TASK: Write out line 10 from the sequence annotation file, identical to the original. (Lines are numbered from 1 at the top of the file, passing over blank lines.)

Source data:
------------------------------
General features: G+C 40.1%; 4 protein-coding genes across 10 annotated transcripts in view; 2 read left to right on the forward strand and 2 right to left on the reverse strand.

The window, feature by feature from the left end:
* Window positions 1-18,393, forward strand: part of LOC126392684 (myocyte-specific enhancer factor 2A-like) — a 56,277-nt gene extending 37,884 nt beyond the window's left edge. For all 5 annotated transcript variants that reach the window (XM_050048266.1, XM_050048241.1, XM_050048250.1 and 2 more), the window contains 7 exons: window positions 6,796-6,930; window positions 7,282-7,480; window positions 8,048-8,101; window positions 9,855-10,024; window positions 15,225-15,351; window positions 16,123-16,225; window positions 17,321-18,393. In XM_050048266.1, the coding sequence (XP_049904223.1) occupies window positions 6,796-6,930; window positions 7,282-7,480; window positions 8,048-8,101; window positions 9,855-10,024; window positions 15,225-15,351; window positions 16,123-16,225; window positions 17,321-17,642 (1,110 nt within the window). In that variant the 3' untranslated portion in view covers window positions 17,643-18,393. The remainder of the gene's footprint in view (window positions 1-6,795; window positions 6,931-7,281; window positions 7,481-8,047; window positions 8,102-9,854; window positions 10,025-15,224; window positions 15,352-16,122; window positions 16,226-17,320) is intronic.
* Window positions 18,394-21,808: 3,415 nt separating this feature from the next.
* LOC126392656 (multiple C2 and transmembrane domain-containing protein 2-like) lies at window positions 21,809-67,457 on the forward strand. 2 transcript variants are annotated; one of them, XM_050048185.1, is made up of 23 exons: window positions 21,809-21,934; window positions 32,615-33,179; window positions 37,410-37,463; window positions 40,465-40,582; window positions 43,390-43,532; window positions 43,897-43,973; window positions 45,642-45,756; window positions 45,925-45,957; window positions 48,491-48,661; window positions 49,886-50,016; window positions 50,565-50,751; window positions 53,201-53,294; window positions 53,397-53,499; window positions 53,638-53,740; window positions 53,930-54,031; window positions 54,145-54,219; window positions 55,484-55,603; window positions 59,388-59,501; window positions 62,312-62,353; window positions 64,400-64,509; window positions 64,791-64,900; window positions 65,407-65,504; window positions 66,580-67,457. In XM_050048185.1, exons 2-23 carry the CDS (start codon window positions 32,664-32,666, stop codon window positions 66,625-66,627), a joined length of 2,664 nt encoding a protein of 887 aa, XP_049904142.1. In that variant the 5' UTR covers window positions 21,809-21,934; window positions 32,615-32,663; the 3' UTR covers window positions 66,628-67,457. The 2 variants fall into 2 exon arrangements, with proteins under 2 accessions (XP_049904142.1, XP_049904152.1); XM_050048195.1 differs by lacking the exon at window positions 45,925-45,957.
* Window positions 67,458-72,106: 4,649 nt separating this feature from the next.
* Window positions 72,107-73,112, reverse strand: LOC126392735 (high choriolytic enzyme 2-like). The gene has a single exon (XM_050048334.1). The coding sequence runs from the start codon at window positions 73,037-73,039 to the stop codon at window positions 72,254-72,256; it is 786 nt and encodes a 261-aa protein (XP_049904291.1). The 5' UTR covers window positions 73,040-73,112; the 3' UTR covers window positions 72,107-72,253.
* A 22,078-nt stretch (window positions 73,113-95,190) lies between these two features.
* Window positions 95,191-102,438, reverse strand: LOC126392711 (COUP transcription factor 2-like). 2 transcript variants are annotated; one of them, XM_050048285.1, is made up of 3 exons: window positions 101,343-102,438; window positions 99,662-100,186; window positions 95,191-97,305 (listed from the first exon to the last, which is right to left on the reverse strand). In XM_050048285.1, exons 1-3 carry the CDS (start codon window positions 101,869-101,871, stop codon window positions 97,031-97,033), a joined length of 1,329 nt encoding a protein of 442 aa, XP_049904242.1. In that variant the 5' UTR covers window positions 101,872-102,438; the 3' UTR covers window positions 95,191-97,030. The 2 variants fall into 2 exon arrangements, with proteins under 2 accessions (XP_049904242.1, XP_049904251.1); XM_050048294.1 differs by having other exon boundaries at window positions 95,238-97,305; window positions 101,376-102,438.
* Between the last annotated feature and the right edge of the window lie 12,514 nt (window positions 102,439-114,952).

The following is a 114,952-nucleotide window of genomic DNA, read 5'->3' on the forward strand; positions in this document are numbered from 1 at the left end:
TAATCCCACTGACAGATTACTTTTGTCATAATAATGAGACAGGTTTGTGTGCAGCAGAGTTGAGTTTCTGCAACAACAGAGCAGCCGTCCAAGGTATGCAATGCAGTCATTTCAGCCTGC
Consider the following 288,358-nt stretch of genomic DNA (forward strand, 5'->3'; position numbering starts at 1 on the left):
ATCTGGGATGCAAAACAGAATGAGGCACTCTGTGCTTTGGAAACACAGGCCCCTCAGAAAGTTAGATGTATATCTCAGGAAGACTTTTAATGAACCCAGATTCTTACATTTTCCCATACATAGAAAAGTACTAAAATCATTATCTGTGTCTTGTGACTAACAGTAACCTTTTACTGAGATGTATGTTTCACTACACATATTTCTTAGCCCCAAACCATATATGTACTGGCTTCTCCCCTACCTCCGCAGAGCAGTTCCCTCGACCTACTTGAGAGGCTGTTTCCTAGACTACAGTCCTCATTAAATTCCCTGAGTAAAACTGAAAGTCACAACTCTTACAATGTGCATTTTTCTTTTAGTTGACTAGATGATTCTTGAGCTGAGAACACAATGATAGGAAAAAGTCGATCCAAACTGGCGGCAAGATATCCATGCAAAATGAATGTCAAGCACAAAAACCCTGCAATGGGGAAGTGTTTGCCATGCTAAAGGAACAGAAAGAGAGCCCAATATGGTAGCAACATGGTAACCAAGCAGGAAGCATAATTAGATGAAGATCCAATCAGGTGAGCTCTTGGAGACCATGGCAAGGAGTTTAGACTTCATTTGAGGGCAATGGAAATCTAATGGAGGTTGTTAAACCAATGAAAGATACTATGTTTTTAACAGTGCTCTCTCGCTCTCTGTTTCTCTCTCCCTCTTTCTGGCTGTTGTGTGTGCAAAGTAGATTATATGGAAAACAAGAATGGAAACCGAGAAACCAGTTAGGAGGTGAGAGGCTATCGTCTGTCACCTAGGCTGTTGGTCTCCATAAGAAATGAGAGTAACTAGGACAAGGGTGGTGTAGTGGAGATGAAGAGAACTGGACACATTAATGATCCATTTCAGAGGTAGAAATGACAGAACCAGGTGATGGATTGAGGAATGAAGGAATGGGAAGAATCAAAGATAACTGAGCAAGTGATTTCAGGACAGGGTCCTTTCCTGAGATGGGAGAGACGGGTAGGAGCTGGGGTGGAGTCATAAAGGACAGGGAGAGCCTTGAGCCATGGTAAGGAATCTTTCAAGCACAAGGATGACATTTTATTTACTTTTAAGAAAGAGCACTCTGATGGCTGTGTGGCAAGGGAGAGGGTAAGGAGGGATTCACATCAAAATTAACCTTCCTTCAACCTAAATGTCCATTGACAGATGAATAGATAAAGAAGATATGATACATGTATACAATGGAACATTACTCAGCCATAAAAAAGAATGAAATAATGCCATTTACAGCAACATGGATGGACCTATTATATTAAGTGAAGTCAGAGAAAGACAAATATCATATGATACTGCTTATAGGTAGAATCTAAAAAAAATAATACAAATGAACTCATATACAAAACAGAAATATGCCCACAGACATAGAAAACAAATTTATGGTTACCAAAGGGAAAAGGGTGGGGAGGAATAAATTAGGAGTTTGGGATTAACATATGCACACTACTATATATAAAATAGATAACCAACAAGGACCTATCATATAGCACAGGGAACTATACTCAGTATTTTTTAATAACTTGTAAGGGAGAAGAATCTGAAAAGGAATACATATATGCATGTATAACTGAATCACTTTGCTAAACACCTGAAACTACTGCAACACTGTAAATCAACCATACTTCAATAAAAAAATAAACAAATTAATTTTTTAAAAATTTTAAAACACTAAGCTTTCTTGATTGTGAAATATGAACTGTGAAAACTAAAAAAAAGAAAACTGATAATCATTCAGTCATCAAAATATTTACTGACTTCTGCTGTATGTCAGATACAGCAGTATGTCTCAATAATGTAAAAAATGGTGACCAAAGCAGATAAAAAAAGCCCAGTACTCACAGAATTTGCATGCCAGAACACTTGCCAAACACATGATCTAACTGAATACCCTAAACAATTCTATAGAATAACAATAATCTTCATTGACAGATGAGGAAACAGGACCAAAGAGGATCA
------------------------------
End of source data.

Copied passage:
* Between the last annotated feature and the right edge of the window lie 12,514 nt (window positions 102,439-114,952).